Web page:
Systemic changes in tomato induced by foliar treated hormone and cultivar interactions reduce the fitness of an invasive specialist herbivore, tomato leafminer.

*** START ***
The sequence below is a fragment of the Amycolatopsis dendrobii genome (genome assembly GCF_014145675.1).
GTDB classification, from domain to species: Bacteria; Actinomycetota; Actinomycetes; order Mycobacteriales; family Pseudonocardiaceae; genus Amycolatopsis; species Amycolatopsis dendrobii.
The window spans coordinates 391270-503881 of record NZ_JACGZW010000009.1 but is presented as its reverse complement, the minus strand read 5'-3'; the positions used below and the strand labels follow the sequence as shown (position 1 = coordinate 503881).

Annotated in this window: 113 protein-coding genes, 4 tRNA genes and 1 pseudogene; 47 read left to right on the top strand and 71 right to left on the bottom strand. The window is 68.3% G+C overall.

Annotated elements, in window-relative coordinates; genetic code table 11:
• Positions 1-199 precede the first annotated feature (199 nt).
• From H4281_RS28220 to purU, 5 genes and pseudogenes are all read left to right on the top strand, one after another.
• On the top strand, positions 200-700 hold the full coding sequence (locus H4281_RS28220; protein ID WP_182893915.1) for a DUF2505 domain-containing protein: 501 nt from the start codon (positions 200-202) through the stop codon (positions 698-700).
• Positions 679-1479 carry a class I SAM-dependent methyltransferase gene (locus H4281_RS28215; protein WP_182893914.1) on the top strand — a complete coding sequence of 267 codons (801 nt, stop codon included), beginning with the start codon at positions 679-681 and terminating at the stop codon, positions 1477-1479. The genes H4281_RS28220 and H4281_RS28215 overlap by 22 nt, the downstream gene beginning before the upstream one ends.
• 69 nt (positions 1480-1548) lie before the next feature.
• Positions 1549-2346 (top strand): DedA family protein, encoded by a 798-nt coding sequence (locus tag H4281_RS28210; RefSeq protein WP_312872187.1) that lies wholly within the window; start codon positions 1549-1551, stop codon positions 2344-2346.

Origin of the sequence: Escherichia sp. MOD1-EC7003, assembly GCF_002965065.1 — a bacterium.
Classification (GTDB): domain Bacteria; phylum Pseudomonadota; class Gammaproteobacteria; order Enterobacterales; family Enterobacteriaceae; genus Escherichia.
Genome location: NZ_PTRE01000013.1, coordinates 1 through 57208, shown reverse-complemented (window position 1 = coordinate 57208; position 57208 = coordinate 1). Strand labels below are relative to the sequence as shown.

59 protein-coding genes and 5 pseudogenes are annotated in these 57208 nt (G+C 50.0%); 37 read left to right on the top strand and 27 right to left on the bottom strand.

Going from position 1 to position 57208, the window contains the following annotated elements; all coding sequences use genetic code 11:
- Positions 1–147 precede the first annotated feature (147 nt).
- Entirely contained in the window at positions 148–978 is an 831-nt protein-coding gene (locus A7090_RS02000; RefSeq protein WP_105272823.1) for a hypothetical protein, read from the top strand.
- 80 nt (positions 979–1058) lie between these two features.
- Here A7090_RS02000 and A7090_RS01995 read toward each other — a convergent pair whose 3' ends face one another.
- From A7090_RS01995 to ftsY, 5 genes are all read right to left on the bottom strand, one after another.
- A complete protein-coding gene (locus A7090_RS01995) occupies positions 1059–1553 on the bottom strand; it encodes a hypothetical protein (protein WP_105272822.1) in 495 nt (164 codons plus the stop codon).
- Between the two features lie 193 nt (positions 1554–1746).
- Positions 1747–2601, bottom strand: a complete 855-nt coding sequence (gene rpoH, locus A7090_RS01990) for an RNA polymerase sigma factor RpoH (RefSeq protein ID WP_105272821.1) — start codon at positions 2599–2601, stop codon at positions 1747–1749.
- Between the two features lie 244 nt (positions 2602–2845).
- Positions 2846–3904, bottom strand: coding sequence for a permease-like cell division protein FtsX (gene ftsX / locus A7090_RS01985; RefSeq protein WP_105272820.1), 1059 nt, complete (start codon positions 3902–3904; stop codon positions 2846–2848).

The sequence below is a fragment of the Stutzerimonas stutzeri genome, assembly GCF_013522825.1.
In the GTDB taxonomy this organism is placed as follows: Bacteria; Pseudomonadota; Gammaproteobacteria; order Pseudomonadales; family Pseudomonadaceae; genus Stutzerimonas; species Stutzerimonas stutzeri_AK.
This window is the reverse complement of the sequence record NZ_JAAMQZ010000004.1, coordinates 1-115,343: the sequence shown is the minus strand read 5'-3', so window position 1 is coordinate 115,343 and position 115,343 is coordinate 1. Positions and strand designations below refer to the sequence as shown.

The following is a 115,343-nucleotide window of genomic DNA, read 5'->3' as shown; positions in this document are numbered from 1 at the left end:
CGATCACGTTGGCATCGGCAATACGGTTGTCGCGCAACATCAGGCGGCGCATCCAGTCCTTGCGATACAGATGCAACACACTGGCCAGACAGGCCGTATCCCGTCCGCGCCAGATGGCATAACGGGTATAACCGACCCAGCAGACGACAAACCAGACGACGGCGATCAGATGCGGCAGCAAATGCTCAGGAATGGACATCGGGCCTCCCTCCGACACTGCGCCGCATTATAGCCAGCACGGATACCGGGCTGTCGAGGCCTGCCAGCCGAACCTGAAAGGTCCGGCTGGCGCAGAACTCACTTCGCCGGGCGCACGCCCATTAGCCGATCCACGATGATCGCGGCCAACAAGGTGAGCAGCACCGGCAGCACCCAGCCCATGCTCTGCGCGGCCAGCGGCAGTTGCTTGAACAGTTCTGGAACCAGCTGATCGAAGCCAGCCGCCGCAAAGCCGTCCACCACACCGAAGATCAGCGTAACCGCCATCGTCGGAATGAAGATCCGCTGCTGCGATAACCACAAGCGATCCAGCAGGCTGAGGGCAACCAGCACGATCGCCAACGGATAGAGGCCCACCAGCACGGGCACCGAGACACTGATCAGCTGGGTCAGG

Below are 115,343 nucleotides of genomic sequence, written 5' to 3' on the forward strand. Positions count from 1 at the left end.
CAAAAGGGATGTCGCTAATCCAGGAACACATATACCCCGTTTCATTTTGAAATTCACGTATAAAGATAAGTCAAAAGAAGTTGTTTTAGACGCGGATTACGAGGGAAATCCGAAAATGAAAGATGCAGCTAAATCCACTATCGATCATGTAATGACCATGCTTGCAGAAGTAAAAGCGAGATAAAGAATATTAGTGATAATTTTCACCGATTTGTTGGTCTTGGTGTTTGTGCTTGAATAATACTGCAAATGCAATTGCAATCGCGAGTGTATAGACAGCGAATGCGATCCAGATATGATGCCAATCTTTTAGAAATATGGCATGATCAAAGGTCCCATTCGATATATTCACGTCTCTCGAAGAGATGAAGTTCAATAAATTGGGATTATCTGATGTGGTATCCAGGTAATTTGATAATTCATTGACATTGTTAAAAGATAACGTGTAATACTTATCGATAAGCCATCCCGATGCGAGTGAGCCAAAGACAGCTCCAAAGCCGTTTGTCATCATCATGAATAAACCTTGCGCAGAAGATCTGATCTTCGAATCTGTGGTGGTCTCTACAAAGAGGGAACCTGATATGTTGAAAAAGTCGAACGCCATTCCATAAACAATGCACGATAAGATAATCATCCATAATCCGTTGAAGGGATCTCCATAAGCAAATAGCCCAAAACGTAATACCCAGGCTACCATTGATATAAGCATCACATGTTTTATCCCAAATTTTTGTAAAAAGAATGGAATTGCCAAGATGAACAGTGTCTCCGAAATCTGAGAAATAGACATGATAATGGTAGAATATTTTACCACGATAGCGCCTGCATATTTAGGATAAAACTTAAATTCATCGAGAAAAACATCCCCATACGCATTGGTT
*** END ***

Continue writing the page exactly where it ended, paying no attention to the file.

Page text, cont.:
Plant hormones are the compounds that are increased followed by the attack of herbivores to enhance plant defense ability. The idea of external application of hormones on crop plants to induce resistance to herbivores has been studied by examining the behavioral and physiological responses of tomato leafminer, Tuta absoluta (Lepidoptera: Gelechiidae) on three tomato cultivars including Dehghan, Falat-111 and Mobil in response to jasmonic acid and salicylic acid hormone treatments by measuring the oviposition preference of the females, survivorship and development time of each immature stage and the concentration of soluble carbohydrates and phenols in the leaves. Oviposition preference of females and embryo development time on the susceptible cultivar, Falat-111, were significantly reduced and increased respectively in jasmonic acid treatment units. Larval development rate showed the highest response to hormonal treatments in the semi-resistant cultivar, Dehghan. Survivorship and development rates of the pupae were also significantly reduced under the influence of jasmonic acid treatments on all three cultivars. Despite significant differences in leaf soluble carbohydrates and phenols concentrations between control and sprayed tomato cultivars as well as a significant positive correlation between changes in carbohydrates and phenols concentrations in the experimental units, no significant correlation was observed between the aforementioned plant contents and insect biological variables. The results showed that these hormones in combination with appropriate plant varieties can be used to induce behavioral and physiological changes in the pest.